Roberts believed he had lost the internal debate with Olson even though Attorney General William French Smith testified in 1982 that while Congress could not interfere with the “core powers” of the Supreme Court, it could establish limits to the remedies approved by the courts. Smith’s distinction failed to recognize that the bill’s authors were proposing to abolish what in many cases would be the only effective judicial remedy for unlawful segregation. And in the end, it was a near thing. In his most substantial legal writing on the subject, an undated twenty-seven-page memo, Roberts conceded that the equal protection clause of the Fourteenth Amendment could pose a formidable barrier to legislation intended to strip the federal courts of jurisdiction over cases involving school desegregation. But, he noted, the problem might be surmounted, since strict scrutiny would be applied only if there were “racial classification,” and the legislation in question would only classify cases by type, i.e., not “race” but “school desegregation.” Giving state courts the final say over school desegregation, he added, would not involve unequal treatment because white officials as well as black groups would lack the right to appeal. He did not suggest how likely he thought it would be for a state court to rule against the segregation practices of, say, Governor George Wallace.

Although the Senate passed the Helms-Johnston amendment to ban the use of busing to achieve desegregation, the House did not. Roberts did not give up easily, however. As late as 1984, from his office in the White House, he wrote his boss, Fred Fielding, a memo reiterating his views that Congress could legally bar the use of busing as a school desegregation remedy. But he concluded that given his lack of success “it would probably not be fruitful to reopen the issue at this point.” Still, Roberts wavered on whether a ban on busing was good policy. In his 1984 memo to Fielding he wrote approvingly that the Department of Justice as a “matter of legislative policy” regularly argued in the courts that busing was “counter-productive.” But later, in another memo to Fielding in 1985, Roberts, while repeating his position that stripping the Supreme Court of jurisdiction over school desegregation was constitutional, said that he had thought banning busing was a bad “policy idea.”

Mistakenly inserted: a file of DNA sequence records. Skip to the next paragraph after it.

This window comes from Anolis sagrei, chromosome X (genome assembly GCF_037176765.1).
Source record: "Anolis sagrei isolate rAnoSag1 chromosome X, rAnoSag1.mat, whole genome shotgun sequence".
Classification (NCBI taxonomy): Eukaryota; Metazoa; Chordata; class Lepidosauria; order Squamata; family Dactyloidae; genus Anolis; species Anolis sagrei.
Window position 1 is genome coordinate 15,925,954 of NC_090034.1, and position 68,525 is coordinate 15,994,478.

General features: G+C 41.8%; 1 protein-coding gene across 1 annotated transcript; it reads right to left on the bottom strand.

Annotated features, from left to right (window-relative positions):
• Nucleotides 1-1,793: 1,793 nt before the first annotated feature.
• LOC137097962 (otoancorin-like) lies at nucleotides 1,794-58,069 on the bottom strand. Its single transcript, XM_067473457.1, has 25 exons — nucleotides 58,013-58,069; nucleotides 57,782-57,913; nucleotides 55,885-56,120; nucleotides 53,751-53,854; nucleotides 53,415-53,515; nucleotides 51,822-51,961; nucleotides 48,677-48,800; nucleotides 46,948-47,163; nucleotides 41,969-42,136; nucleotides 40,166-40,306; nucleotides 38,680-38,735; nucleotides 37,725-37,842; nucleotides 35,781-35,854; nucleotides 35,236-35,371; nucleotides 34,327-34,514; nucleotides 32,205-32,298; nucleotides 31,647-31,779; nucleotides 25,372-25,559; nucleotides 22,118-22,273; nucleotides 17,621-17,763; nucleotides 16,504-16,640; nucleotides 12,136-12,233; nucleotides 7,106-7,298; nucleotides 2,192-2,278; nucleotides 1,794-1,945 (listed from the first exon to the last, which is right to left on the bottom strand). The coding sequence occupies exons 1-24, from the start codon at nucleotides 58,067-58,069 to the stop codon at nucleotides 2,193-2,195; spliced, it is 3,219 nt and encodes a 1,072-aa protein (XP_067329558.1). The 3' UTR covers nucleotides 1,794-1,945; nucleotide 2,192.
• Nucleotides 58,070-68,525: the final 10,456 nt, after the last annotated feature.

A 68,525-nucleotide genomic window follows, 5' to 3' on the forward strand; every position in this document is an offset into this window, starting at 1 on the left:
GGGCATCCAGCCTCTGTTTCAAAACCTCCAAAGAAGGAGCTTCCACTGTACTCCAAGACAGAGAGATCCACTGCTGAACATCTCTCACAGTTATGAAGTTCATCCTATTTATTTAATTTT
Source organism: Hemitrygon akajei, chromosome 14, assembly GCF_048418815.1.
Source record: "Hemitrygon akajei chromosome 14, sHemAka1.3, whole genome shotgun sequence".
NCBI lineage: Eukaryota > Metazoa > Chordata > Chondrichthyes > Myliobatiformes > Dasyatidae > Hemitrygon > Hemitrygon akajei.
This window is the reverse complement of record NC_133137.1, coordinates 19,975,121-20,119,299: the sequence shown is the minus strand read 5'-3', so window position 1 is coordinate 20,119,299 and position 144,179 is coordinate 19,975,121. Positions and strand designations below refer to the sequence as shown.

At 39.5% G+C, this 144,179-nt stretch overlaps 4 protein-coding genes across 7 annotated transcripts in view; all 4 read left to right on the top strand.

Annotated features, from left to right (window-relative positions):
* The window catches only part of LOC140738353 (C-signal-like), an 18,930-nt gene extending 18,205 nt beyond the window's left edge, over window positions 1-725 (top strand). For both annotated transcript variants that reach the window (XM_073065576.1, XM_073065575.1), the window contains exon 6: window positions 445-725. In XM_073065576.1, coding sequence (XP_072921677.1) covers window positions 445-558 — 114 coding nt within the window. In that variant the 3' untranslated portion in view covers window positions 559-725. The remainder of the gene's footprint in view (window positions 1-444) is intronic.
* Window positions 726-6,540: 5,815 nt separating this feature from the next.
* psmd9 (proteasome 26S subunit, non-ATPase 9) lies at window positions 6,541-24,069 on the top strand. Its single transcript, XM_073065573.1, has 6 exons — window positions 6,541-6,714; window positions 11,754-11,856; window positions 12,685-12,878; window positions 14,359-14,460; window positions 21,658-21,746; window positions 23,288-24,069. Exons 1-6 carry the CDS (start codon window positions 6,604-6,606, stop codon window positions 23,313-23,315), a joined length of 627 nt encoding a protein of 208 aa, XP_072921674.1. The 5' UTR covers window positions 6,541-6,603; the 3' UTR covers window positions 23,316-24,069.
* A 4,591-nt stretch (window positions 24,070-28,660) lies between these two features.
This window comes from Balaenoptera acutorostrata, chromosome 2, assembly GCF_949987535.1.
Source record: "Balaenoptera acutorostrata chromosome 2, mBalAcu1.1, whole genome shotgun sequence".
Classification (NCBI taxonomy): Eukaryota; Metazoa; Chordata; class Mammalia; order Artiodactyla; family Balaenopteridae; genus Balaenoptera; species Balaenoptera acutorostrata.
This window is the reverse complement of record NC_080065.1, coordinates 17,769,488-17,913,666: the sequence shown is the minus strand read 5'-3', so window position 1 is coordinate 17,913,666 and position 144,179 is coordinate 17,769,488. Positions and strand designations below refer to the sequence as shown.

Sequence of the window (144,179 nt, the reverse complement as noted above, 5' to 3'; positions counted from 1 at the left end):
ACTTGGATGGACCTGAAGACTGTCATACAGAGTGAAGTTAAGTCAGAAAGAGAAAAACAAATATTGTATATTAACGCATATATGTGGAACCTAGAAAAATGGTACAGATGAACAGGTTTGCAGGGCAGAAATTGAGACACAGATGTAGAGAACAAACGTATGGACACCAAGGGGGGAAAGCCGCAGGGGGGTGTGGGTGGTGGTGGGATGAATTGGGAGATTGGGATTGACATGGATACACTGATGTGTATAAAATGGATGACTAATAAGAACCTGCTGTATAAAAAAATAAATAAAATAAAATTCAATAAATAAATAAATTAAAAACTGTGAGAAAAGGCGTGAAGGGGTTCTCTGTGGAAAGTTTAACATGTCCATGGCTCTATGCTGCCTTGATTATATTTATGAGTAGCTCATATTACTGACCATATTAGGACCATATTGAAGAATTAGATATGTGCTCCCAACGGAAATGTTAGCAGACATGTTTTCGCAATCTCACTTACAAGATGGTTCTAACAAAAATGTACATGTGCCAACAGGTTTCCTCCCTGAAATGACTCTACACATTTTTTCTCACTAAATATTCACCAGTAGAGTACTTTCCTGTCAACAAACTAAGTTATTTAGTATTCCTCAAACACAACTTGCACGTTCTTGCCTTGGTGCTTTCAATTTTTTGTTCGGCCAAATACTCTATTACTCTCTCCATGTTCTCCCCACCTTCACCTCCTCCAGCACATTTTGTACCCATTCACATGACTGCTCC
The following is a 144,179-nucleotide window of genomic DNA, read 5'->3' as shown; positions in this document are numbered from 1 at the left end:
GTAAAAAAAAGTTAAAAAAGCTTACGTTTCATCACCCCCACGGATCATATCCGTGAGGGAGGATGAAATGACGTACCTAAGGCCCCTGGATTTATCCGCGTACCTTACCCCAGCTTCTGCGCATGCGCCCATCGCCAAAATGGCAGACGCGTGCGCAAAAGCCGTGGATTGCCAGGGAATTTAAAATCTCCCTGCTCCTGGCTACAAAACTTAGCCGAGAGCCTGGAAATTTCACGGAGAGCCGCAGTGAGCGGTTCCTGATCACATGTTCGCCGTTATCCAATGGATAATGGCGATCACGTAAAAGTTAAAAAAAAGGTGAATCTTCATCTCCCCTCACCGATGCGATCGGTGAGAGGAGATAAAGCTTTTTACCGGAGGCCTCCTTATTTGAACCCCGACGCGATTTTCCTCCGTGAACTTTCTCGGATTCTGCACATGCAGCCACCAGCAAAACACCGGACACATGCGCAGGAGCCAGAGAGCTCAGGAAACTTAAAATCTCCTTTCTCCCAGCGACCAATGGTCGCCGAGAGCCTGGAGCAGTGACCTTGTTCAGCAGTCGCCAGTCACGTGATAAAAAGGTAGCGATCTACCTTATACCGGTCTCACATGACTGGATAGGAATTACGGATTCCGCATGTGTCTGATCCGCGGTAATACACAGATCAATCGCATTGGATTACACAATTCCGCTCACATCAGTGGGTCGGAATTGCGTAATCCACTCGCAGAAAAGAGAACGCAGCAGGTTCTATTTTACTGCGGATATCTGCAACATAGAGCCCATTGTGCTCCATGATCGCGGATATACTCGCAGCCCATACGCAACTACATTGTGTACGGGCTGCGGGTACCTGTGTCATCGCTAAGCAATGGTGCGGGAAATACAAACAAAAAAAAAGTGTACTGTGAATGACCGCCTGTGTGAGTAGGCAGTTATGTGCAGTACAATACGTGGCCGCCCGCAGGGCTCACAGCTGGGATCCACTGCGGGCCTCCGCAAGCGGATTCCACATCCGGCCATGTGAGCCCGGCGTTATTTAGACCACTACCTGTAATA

Voting Rights

In his views on court stripping, Roberts revealed a striking lack of interest in contemporary events. He adopted the unsupported finding that Helms and the Dixiecrats had placed in the voting rights bill, which held that busing as a desegregation remedy was a failure and led to white flight. He omitted to mention the fact that desegregation had spread throughout the South after the Supreme Court’s landmark 1971 “busing” decision in the Swann case, and that the first major report by the National Assessment for Educational Progress showed that the achievement gap between whites and African-Americans had been cut in half during the 1970s, with the greatest gains coming among third-grade black children, most of whom were bused in the now desegregated Southeast.

But it was in the second major civil rights battle of the early Reagan administration that Roberts, winner of an undergraduate history award at Harvard College, revealed a surprising ignorance of America’s racial past. The issue in 1981 was whether Congress should renew key provisions of the Voting Rights Act of 1965 and overturn a 1980 Supreme Court decision that threatened to undermine the gains that African-Americans were making in securing their right to vote.

The history of discrimination was unambiguous. Despite the guarantees of the Fifteenth Amendment, from the end of Reconstruction in the late nineteenth century through the early 1960s the states of the Old Confederacy kept black people from registering to vote by a variety of strategies. As the Supreme Court struck down one device after another for disenfranchising blacks as violating the Fifteenth Amendment, states replaced them with others, finally resorting to primaries limited to white people. These practices were reinforced by racial violence. Many local black leaders who were organizing people to vote were murdered by members of the Klan.

The barriers were largely effective. In Mississippi in 1960, fewer than 6 percent of eligible black citizens were registered to vote. After federal laws protecting blacks’ voting rights in 1957 and 1960 proved too weak to be effective, the civil rights movements of the 1960s helped to produce the Voting Rights Act of 1965. The new law contained special provisions allowing federal officials to take over the registration process if local officials continued to resist, and it called for a federal review of state laws that might limit black voting.